Why Do These Women Want to Get So Strong? 5

That’s what my mom asked me after one of her visits to the gym. Where are many reasons, but here is one success story.

But this article doesn’t really answer the question “why?”

Since we at MDSoF are mostly interested in General Physical Preparedness (GPP) and, in general, better health, I’ll stick to reasons that address those (although, I think stronger people are generally hotter, have more fun, and harder to kill but I can’t prove that :-)). Also note that while this post is directed at women, we are an equal opportunity gym, so all these reasons apply to men as well:

  1. Bone Mineral Density (BMD): If I only had an elevator ride to explain why getting stronger is really getting healthier, I would start with bone mineral density. There are many ways to increase or keep your existing bone density. The two fastest and easiest ways are to, one, increase the contractile strength of the muscles that connect to the bone, and, two, load the bones axially, i.e. long-ways. Obviously, there are pharmacological ways to increase BMD but definitely strength training is the low-hanging fruit. Note: BMD is just an estimate of bone strength and is not always accurate, but right now, to my knowledge, it is the fastest and least invasive way of knowing bone strength.
  2. Functional movement and balance: Hopefully the elevator is still going all the way to the top, so let me sneak one more in. The high-priority lifts and exercises used in strength training, or at least coached strength training, are full body, multi-joint movements like squatting, pressing and deadlifting, push-up, lunges, pull-ups, etc. are really measures of independence. By learning and improving these basic strength lifts and exercises, you are making payments to the most basic of all health insurance and/or long-term care plans, the Move-It-Or-Lose-It plan. Seriously, when you can’t do your activities of daily living (ADLs) you will lose your independence. Susan, Jules and I met a woman on our hike up Windy Hill a few weeks ago, she was late 60s or early 70s and she absolutely glowed with happiness and health. Ask the people that you want to be like when you grow up if they exercise, I bet most of them do, even if it is gardening a few hours each week.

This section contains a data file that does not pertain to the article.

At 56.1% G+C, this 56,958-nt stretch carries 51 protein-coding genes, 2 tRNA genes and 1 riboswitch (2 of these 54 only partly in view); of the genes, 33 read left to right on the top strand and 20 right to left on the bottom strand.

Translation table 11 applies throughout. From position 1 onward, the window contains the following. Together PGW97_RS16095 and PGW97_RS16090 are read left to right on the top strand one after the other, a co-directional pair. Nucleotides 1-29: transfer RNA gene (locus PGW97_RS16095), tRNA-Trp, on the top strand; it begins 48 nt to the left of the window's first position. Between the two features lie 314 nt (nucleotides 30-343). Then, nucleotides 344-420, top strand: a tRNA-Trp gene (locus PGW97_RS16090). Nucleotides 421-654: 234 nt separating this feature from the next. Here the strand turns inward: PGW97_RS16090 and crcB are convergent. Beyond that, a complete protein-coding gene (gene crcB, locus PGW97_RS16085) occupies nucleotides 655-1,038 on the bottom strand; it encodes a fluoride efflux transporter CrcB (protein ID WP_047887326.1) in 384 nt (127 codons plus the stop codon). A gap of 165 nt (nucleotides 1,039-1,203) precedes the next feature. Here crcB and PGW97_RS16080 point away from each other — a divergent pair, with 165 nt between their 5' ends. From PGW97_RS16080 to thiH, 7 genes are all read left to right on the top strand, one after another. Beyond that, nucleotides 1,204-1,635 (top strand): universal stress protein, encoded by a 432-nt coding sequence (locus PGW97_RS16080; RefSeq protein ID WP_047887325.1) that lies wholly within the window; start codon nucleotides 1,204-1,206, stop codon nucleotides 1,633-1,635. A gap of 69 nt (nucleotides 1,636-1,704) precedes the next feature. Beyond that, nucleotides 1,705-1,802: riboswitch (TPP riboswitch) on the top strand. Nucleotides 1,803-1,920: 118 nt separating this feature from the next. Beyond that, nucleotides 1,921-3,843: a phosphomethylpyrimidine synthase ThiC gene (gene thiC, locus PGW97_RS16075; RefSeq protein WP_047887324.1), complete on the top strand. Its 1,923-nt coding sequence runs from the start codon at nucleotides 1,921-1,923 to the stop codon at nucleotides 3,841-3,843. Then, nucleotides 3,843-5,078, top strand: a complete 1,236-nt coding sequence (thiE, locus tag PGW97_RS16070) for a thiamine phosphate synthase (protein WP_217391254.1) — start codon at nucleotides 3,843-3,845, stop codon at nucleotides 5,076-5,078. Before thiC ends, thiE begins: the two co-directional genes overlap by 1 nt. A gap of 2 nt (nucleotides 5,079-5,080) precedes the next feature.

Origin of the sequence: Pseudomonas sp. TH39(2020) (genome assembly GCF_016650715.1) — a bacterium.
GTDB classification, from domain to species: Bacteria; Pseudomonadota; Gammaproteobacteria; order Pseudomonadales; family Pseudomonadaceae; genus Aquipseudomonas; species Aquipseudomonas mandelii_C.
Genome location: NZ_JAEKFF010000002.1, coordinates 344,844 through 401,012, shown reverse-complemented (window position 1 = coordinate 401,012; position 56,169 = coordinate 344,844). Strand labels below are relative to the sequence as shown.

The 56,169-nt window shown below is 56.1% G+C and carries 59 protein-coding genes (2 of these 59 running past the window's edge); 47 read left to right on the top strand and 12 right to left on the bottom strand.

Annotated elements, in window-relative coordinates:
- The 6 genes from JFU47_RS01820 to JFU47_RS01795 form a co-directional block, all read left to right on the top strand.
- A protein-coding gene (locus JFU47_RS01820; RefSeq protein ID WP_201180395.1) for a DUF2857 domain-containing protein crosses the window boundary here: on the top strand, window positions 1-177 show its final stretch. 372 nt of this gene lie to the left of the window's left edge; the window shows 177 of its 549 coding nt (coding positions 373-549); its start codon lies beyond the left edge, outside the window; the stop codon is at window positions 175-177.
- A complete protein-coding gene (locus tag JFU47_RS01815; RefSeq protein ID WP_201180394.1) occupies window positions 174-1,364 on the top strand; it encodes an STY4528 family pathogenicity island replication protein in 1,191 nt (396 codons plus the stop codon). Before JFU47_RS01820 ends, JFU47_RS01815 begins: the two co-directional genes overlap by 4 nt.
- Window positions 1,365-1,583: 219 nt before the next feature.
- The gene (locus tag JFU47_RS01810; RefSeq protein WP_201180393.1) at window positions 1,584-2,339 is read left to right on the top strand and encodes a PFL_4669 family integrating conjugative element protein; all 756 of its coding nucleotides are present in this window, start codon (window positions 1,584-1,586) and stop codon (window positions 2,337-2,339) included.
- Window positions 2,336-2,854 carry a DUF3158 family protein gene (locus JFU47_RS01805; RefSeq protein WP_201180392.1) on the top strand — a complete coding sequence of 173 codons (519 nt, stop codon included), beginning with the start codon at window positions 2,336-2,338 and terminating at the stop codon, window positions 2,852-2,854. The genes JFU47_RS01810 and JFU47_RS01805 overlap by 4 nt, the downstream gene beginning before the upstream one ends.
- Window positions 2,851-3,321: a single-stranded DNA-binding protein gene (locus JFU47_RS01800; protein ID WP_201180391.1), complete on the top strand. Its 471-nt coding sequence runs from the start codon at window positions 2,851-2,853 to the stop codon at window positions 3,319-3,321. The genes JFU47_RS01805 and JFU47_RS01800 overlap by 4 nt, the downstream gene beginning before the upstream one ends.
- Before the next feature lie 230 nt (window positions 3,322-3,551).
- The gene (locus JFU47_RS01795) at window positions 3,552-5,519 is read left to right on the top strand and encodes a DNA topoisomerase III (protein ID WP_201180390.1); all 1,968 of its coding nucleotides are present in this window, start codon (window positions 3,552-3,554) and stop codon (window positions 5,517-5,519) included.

OK, the elevator ride is over. I don’t want to be an alarmist, most of us are a long way from a hip fracture or losing the ability to perform ADLs; however, ask the health practitioners that workout at the gym how often they see relatively young people with old people’s diseases. It happens, don’t be that gal (or guy), strong women are healthy women.

This post is dedicated to one of the strongest and most powerful women I have ever known. Joan, thank you for your service to the MDSoF community. We hope to see you soon.

5 thoughts on “Why Do These Women Want to Get So Strong?

  • Mildred

    And here are a few other reasons:

    *so moving takes only 1 hour instead of 6 (I just tried this one and it’s true!)

    *so I know I can take care of myself when the zombie apocalypse finally gets here 😉

    *so I can try any sport or game I want without fear of injury or under-performance holding me back

    *so I can kick the boyfriend’s ass if he gets out of line 😉